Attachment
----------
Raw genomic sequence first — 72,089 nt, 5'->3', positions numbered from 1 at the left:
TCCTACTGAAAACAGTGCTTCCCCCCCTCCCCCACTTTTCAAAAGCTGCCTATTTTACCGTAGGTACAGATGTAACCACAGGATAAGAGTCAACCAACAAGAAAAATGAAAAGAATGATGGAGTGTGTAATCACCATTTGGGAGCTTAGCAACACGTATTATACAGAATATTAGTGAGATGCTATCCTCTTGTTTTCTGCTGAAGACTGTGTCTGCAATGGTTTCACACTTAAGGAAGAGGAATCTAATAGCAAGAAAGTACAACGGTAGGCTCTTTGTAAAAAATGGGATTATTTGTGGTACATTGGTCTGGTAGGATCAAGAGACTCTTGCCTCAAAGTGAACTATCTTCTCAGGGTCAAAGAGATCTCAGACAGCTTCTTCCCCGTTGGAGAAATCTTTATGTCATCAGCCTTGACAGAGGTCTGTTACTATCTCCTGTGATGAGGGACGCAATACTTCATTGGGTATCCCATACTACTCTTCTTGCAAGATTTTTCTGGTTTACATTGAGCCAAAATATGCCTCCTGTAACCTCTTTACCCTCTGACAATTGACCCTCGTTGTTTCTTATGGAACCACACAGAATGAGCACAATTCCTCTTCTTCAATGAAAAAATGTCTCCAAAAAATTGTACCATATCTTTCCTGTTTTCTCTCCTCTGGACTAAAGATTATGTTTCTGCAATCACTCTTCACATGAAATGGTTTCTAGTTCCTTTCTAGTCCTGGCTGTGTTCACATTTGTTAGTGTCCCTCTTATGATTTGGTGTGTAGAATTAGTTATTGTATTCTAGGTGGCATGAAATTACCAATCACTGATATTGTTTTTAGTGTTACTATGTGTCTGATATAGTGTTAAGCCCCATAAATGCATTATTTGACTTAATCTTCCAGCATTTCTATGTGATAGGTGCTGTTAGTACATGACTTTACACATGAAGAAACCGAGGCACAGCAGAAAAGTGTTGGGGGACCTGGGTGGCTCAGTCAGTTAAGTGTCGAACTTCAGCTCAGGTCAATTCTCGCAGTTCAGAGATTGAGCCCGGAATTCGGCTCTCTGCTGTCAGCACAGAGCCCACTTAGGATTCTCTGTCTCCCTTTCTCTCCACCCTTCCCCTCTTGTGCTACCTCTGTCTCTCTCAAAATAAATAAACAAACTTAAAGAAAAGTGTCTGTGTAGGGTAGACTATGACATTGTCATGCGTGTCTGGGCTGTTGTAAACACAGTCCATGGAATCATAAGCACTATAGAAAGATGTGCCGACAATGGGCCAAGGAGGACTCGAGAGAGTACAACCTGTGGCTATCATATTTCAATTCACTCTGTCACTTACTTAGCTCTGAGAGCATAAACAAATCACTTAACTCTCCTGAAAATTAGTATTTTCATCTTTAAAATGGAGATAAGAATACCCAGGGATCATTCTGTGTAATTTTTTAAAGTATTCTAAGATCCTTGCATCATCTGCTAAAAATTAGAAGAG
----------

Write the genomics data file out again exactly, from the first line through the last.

Raw genomic sequence first — 72,089 nt, 5'->3', positions numbered from 1 at the left:
TCCTACTGAAAACAGTGCTTCCCCCCCTCCCCCACTTTTCAAAAGCTGCCTATTTTACCGTAGGTACAGATGTAACCACAGGATAAGAGTCAACCAACAAGAAAAATGAAAAGAATGATGGAGTGTGTAATCACCATTTGGGAGCTTAGCAACACGTATTATACAGAATATTAGTGAGATGCTATCCTCTTGTTTTCTGCTGAAGACTGTGTCTGCAATGGTTTCACACTTAAGGAAGAGGAATCTAATAGCAAGAAAGTACAACGGTAGGCTCTTTGTAAAAAATGGGATTATTTGTGGTACATTGGTCTGGTAGGATCAAGAGACTCTTGCCTCAAAGTGAACTATCTTCTCAGGGTCAAAGAGATCTCAGACAGCTTCTTCCCCGTTGGAGAAATCTTTATGTCATCAGCCTTGACAGAGGTCTGTTACTATCTCCTGTGATGAGGGACGCAATACTTCATTGGGTATCCCATACTACTCTTCTTGCAAGATTTTTCTGGTTTACATTGAGCCAAAATATGCCTCCTGTAACCTCTTTACCCTCTGACAATTGACCCTCGTTGTTTCTTATGGAACCACACAGAATGAGCACAATTCCTCTTCTTCAATGAAAAAATGTCTCCAAAAAATTGTACCATATCTTTCCTGTTTTCTCTCCTCTGGACTAAAGATTATGTTTCTGCAATCACTCTTCACATGAAATGGTTTCTAGTTCCTTTCTAGTCCTGGCTGTGTTCACATTTGTTAGTGTCCCTCTTATGATTTGGTGTGTAGAATTAGTTATTGTATTCTAGGTGGCATGAAATTACCAATCACTGATATTGTTTTTAGTGTTACTATGTGTCTGATATAGTGTTAAGCCCCATAAATGCATTATTTGACTTAATCTTCCAGCATTTCTATGTGATAGGTGCTGTTAGTACATGACTTTACACATGAAGAAACCGAGGCACAGCAGAAAAGTGTTGGGGGACCTGGGTGGCTCAGTCAGTTAAGTGTCGAACTTCAGCTCAGGTCAATTCTCGCAGTTCAGAGATTGAGCCCGGAATTCGGCTCTCTGCTGTCAGCACAGAGCCCACTTAGGATTCTCTGTCTCCCTTTCTCTCCACCCTTCCCCTCTTGTGCTACCTCTGTCTCTCTCAAAATAAATAAACAAACTTAAAGAAAAGTGTCTGTGTAGGGTAGACTATGACATTGTCATGCGTGTCTGGGCTGTTGTAAACACAGTCCATGGAATCATAAGCACTATAGAAAGATGTGCCGACAATGGGCCAAGGAGGACTCGAGAGAGTACAACCTGTGGCTATCATATTTCAATTCACTCTGTCACTTACTTAGCTCTGAGAGCATAAACAAATCACTTAACTCTCCTGAAAATTAGTATTTTCATCTTTAAAATGGAGATAAGAATACCCAGGGATCATTCTGTGTAATTTTTTAAAGTATTCTAAGATCCTTGCATCATCTGCTAAAAATTAGAAGAG